To be as perfect as we possibly can, according to our knowledge, is to be just as perfect as our Father in heaven is.  He cannot be any more perfect than He knows how, any more than we.  When we are doing as well as we know how in the sphere and station which we occupy here, we are justified in the justice, righteousness, mercy, and judgment that go before the Lord of heaven and earth. — Brigham Young,  Journal of Discourses, 2:129-130

Salvation is an eternal goal we gain by a process of constant upward change.  Doubt is spiritual poison that stunts eternal growth.  We must first feel our way before we can see it with any clarity.  We prove ourselves by making numerous correct decisions without being absolutely sure; then comes a greater knowledge and assurance, not before. Happiness is created.  Love is its center.  Its principal ingredients are sincere faith, true repentance, full obedience, and selfless service. — Elder Richard G. Scott, “Happiness Now and Forever,” Ensign, November 1979, p. 70

We will not attain a state of perfection in this life, but we can and should press forward with faith in Christ along the strait and narrow path and make steady progress toward our eternal destiny.  The Lord’s pattern for spiritual development is “line upon line, precept upon precept, here a little and there a little” (2 Nephi 28:30). Small, steady, incremental spiritual improvements are the steps the Lord would have us take.  Preparing to walk guiltless before God is one of the primary purposes of mortality and the pursuit of a lifetime; it does not result from sporadic spurts of intense spiritual activity.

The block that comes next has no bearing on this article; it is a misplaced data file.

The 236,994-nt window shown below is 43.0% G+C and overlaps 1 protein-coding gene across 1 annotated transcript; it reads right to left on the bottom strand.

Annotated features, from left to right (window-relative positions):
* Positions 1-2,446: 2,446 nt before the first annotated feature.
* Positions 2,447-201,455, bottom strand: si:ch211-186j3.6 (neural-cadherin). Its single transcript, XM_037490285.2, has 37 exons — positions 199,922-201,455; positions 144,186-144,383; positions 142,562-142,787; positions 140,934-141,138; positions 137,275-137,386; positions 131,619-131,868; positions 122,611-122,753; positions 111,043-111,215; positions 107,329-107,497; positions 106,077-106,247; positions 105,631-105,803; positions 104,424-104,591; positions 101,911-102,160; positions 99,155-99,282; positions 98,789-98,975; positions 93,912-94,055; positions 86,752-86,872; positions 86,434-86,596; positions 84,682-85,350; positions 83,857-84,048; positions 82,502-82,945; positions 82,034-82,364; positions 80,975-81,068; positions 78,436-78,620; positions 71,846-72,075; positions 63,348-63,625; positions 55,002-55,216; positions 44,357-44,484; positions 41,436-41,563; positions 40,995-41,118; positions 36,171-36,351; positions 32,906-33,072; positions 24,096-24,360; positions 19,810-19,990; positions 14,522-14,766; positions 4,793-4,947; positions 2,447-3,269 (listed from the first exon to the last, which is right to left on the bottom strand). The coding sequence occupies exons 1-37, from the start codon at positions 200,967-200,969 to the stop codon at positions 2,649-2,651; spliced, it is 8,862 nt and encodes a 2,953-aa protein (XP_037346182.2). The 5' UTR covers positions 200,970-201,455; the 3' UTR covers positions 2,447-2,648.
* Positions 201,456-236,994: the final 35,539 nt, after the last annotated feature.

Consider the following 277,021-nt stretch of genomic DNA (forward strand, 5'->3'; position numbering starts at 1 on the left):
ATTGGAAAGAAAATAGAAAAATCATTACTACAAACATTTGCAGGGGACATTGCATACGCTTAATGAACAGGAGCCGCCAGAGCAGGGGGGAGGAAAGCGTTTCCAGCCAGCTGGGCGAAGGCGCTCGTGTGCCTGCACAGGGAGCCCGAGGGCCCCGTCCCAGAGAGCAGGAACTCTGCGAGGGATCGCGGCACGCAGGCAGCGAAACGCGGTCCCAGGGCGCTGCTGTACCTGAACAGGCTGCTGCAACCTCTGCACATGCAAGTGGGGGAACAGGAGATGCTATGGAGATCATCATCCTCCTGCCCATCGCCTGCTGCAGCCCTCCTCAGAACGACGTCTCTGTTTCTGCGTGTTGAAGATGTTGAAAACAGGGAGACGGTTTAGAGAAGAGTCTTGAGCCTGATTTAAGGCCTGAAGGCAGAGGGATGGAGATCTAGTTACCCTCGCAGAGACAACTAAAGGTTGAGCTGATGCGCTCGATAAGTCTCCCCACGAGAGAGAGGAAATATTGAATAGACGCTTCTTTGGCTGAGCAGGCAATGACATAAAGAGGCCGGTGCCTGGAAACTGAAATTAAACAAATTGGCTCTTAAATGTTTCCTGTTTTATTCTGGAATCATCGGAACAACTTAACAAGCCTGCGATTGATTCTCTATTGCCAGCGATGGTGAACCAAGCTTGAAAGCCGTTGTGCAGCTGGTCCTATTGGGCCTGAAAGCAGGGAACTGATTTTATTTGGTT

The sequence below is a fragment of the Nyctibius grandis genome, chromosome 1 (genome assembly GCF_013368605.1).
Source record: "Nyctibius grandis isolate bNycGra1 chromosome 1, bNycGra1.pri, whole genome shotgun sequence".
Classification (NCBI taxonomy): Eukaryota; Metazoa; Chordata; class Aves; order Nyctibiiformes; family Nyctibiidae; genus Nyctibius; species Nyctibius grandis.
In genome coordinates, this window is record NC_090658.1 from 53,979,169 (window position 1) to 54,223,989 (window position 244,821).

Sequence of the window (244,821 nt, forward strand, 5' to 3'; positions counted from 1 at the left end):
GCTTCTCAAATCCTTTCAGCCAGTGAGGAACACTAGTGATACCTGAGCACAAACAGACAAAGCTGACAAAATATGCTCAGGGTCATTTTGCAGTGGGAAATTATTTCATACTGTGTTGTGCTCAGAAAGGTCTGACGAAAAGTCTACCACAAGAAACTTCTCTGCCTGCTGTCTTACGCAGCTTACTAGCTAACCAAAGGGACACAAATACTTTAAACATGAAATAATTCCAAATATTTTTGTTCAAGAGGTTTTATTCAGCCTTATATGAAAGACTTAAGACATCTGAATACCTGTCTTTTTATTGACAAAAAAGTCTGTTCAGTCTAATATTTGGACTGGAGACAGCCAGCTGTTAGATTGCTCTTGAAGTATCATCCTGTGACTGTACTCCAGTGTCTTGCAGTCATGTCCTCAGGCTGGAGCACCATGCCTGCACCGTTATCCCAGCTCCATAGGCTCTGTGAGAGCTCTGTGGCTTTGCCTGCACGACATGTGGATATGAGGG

I witness that the Savior will strengthen and assist us to make sustained, paced progress.  The example in the Book of Mormon of “many, exceedingly great many” (Alma 13:12) in the ancient Church who were pure and spotless before God is a source of encouragement and comfort to me.  I suspect those members of the ancient Church were ordinary men and women just like you and me.  These individuals could not look upon sin save it were with abhorrence, and they “were made pure and entered into the rest of the Lord their God” (v. 12).  And these principles and this process of spiritual progress apply to each of us equally and always. — Elder David A. Bednar, “Clean Hands and a Pure Heart,” Liahona, November 2007, pp. 80-83

. . . we must be careful, as we seek to become more and more godlike, that we do not become discouraged and lose hope.  Becoming Christlike is a lifetime pursuit and very often involves growth and change that is slow, almost imperceptible.  The scriptures record remarkable accounts of men whose lives changed dramatically, in an instant. . . . But we must be cautious as we discuss these remarkable examples.  Though they are real and powerful, they are the exception more than the rule.  For every Paul, for every Enos, and for every King Lamoni, there are hundreds and thousands of people who find the process of repentance much more subtle, much more imperceptible.  Day by day they move closer to the Lord, little realizing they are building a godlike life.  They live quiet lives of goodness, service, and commitment.  They are like the Lamanites, who the Lord said “were baptized with fire and with the Holy Ghost, and they knew it not.” (3 Ne. 9:20) — President Ezra Taft Benson, “A Mighty Change of Heart,” Ensign, October 1989, p. 2

In this long eternal quest to be more like our Savior, may we try to be “perfect” men and women in at least this one way now – by offending not in word, or more positively put, by speaking with a new tongue, the tongue of angels.  Our words, like our deeds, should be filled with faith and hope and charity, the three great Christian imperatives so desperately needed in the world today. — Elder Jeffrey R. Holland, “The Tongue of Angels,” Ensign, May 2007, pp. 16-18